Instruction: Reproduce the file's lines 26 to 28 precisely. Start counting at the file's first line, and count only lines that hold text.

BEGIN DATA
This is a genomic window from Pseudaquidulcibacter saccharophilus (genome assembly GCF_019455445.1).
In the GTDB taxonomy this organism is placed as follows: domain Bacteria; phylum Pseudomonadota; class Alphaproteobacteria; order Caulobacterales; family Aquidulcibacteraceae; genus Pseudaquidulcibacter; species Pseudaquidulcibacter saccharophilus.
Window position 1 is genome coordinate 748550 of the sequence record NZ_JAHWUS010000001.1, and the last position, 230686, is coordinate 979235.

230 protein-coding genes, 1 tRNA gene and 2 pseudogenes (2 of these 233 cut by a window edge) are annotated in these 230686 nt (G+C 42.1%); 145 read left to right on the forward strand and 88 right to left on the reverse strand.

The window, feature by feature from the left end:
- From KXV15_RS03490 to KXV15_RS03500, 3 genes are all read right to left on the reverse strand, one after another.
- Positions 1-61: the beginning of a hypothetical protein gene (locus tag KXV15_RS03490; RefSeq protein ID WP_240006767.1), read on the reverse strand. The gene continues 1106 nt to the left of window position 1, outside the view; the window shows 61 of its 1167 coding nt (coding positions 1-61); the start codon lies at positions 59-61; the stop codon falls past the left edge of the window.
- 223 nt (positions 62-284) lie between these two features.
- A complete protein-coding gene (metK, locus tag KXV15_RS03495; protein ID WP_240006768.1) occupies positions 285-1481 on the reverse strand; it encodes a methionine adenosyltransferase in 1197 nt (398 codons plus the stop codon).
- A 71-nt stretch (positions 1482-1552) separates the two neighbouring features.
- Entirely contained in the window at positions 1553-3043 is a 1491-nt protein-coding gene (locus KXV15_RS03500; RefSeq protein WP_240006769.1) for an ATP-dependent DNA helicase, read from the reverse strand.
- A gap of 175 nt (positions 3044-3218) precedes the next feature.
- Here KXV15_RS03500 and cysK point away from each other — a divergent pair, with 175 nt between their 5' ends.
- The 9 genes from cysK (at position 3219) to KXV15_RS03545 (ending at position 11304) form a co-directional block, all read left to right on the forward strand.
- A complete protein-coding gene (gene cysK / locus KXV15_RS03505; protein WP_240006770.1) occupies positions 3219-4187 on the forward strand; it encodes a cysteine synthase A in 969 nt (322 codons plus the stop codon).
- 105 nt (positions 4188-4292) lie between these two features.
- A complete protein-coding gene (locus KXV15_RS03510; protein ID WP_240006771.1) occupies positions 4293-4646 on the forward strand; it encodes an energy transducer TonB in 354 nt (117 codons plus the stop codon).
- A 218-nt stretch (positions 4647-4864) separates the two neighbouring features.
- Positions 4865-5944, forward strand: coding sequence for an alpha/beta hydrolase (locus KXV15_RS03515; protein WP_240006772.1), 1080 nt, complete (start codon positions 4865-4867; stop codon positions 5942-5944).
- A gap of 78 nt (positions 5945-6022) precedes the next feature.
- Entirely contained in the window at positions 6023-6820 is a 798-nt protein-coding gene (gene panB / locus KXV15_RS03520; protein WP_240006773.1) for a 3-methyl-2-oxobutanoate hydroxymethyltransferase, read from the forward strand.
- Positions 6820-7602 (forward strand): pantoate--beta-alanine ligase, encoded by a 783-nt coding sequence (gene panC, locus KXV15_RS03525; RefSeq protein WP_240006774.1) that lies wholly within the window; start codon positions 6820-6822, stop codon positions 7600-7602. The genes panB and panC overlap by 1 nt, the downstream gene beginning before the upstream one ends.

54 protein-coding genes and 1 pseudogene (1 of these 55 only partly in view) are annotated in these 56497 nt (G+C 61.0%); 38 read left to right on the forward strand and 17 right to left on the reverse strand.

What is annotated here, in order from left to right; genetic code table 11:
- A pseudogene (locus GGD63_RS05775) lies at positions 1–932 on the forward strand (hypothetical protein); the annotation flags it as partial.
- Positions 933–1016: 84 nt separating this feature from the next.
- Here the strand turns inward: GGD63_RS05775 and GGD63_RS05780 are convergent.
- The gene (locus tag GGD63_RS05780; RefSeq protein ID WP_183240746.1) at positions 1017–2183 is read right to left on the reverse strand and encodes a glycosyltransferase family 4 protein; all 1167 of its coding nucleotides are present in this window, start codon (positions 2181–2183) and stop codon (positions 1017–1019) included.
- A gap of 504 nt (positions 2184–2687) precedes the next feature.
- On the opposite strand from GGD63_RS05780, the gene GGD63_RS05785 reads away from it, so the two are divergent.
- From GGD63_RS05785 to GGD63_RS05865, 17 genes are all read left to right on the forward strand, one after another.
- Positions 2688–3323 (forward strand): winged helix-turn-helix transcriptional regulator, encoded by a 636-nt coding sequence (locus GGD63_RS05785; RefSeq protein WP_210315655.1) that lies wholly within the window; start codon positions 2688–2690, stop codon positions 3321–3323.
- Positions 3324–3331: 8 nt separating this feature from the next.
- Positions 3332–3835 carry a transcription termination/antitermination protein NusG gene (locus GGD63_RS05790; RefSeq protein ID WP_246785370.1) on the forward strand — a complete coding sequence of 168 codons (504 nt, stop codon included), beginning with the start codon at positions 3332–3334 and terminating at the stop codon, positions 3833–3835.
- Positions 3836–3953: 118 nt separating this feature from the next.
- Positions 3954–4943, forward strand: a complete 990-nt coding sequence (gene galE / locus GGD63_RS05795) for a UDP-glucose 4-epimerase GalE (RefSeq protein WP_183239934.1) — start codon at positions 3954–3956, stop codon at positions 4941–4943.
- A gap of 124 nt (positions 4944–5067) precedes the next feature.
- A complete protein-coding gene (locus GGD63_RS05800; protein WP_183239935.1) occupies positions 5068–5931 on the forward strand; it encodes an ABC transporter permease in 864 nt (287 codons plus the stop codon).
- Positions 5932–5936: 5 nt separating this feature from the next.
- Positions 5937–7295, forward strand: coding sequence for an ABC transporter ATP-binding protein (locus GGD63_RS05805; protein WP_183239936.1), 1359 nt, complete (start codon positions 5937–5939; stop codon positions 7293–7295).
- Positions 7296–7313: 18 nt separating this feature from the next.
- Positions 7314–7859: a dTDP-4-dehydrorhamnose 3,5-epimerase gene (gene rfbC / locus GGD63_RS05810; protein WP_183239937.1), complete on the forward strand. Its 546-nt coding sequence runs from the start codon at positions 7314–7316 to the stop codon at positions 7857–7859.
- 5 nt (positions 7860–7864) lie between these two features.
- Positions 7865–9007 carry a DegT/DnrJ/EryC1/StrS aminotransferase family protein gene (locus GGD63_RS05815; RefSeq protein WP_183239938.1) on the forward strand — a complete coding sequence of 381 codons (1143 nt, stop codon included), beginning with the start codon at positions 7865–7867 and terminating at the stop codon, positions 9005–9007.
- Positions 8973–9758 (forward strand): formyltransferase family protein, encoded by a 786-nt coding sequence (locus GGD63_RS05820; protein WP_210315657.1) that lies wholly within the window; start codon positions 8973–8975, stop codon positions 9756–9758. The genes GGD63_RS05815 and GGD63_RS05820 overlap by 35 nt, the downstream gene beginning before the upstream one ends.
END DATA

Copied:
- Positions 933–1016: 84 nt separating this feature from the next.
- Here the strand turns inward: GGD63_RS05775 and GGD63_RS05780 are convergent.
- The gene (locus tag GGD63_RS05780; RefSeq protein ID WP_183240746.1) at positions 1017–2183 is read right to left on the reverse strand and encodes a glycosyltransferase family 4 protein; all 1167 of its coding nucleotides are present in this window, start codon (positions 2181–2183) and stop codon (positions 1017–1019) included.